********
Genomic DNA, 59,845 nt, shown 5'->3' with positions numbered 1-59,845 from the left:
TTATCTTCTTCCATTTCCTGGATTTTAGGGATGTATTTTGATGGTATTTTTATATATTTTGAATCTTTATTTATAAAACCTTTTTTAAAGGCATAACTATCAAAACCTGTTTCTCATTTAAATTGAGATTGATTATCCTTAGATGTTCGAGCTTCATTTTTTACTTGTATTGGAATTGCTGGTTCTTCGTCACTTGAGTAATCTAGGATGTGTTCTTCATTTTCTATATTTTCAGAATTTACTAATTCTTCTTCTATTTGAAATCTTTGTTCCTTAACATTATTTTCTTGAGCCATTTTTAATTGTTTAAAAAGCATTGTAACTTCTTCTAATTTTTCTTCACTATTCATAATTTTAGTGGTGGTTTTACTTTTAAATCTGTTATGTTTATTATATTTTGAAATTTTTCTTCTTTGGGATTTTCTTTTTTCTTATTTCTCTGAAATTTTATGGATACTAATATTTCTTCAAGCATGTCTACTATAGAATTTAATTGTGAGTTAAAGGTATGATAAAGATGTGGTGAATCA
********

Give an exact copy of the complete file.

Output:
Genomic DNA, 59,845 nt, shown 5'->3' with positions numbered 1-59,845 from the left:
TTATCTTCTTCCATTTCCTGGATTTTAGGGATGTATTTTGATGGTATTTTTATATATTTTGAATCTTTATTTATAAAACCTTTTTTAAAGGCATAACTATCAAAACCTGTTTCTCATTTAAATTGAGATTGATTATCCTTAGATGTTCGAGCTTCATTTTTTACTTGTATTGGAATTGCTGGTTCTTCGTCACTTGAGTAATCTAGGATGTGTTCTTCATTTTCTATATTTTCAGAATTTACTAATTCTTCTTCTATTTGAAATCTTTGTTCCTTAACATTATTTTCTTGAGCCATTTTTAATTGTTTAAAAAGCATTGTAACTTCTTCTAATTTTTCTTCACTATTCATAATTTTAGTGGTGGTTTTACTTTTAAATCTGTTATGTTTATTATATTTTGAAATTTTTCTTCTTTGGGATTTTCTTTTTTCTTATTTCTCTGAAATTTTATGGATACTAATATTTCTTCAAGCATGTCTACTATAGAATTTAATTGTGAGTTAAAGGTATGATAAAGATGTGGTGAATCA